To ensure with the greatest possible certainty that mobile organs are always irradiated in the same position, which allows us to use smaller safety margins, there are several methods used successfully in X-ray and proton radiotherapy. For the prostate, one option is a rectal balloon to bring the prostate into a specific predefined position. Alternatively, the prostate can be marked with gold beads that can be adjusted into the desired position during X-ray position monitoring performed prior to each radiation session. A third method involves determining the relative position of the prostate in the body before each radiation session using a stereotactic ultrasound examination. For the “fixation” of organs that move with respiration, such as the lungs or liver, there are two options. One is so-called respiratory gating. Here, the respiratory excursion (the degree of lung inflation) is measured and the beam is only released during the correct respiratory position. A second method is irradiation during apnea: the anesthetized patient is irradiated during a brief respiratory stop in a precisely defined position. The latter is used at the RPTC.

Can proton therapy replace surgery for breast cancer patients or be used as post- surgery- irradiation instead of irradiation with x-rays?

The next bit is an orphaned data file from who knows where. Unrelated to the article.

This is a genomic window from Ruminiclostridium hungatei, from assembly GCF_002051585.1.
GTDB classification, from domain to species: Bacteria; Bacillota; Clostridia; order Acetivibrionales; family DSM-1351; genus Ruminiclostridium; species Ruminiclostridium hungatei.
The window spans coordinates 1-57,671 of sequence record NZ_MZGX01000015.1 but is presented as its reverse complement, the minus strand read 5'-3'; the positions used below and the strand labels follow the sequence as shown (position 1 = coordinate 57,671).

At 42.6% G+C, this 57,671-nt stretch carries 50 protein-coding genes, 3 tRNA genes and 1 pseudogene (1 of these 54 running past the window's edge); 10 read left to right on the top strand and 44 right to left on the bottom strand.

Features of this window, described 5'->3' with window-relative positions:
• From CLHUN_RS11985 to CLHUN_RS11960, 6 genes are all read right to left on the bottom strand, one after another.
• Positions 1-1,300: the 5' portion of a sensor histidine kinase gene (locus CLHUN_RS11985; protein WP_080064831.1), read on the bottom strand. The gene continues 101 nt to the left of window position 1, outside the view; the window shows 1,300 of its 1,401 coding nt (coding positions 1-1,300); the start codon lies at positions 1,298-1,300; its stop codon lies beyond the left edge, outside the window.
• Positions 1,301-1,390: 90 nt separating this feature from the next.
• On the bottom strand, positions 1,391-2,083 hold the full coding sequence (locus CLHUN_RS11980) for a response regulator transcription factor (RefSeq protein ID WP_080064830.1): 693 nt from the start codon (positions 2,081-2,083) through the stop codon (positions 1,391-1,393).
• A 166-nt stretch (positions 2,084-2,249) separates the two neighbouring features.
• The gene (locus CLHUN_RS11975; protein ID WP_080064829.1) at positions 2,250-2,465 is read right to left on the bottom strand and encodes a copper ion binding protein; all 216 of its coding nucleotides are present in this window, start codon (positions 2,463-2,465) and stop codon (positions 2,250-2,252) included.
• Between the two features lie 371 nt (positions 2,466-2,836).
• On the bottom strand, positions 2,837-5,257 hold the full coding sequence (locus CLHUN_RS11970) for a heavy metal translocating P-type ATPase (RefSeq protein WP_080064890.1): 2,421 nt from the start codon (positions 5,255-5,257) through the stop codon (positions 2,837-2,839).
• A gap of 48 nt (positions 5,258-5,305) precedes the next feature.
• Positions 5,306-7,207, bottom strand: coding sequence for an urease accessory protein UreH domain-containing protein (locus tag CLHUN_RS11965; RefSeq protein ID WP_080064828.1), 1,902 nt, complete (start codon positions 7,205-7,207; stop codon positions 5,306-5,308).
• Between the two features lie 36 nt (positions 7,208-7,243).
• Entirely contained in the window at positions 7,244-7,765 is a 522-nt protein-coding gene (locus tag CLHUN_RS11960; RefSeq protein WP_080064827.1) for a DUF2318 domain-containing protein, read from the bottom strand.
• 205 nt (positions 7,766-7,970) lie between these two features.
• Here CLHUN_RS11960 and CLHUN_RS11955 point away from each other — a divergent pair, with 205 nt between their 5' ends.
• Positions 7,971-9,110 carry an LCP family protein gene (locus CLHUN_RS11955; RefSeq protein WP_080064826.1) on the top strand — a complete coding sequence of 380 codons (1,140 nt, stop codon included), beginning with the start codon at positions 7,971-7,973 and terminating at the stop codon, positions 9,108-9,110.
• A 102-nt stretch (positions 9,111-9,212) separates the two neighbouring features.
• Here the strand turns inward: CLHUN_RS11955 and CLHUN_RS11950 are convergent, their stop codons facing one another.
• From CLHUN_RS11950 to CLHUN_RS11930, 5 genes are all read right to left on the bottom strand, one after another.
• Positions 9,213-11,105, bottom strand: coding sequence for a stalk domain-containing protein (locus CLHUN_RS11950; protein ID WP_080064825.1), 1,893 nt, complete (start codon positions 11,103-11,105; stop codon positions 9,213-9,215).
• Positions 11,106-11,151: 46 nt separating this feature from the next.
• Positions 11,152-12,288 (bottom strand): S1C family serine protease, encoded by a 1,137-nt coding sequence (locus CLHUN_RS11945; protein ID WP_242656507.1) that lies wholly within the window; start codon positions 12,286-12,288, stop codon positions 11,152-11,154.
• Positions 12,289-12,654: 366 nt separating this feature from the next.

No, the tumor must first be surgically removed. Moreover, current technology does not permit the movable breast to undergo follow-up proton therapy. For more details, see the Treatment Spectrum section under The following are not treatable.

Can proton therapy be used in the case of elevated PSA values following prostatectomy?

In general, proton therapy can also be used following prostatectomy, in the case of recurrence or metastases.

Is it possible to treat ocular tumors with radiation?

Yes. Malignant tumours of the eye have been treated with proton radiation for many years now because proton beams are the only form of radiation that can be stopped directly at the tumor. X-ray radiation penetrates deeper and would cause damage to the optic nerve and areas of the brain located behind the tumor.
A technically advanced procedure is used at the RPTC. Initially, the tumor is localized using MRI. Under local anesthetic, three miniclips are positioned in the area of the connective tissue sacs and visualized on the MRI scanner. This provides a three-dimensional visualization of the eye. On the basis of observation, the physician can then mark spread-out-areas on this image. These are areas where melanoma cells have already infiltrated the retina. Another MRI scan is taken after radiation planning is complete. A fixation light point is adjusted so that the eye is in the correct position for radiotherapy. Optical monitoring of the iris prevents any eye rotation or focus in other directions.

In the radiation unit, a rotating chair, the eyes are again fixed on a light point. The position of the pupils is continually monitored. Two X-ray machines are set up with intersecting beams and used to guide the tumour into the precise position for irradiation with the help of marker clips. During this time, the head is fixed in position with an upper-jaw bite plate. A radiotherapy session of this kind lasts about 60 seconds.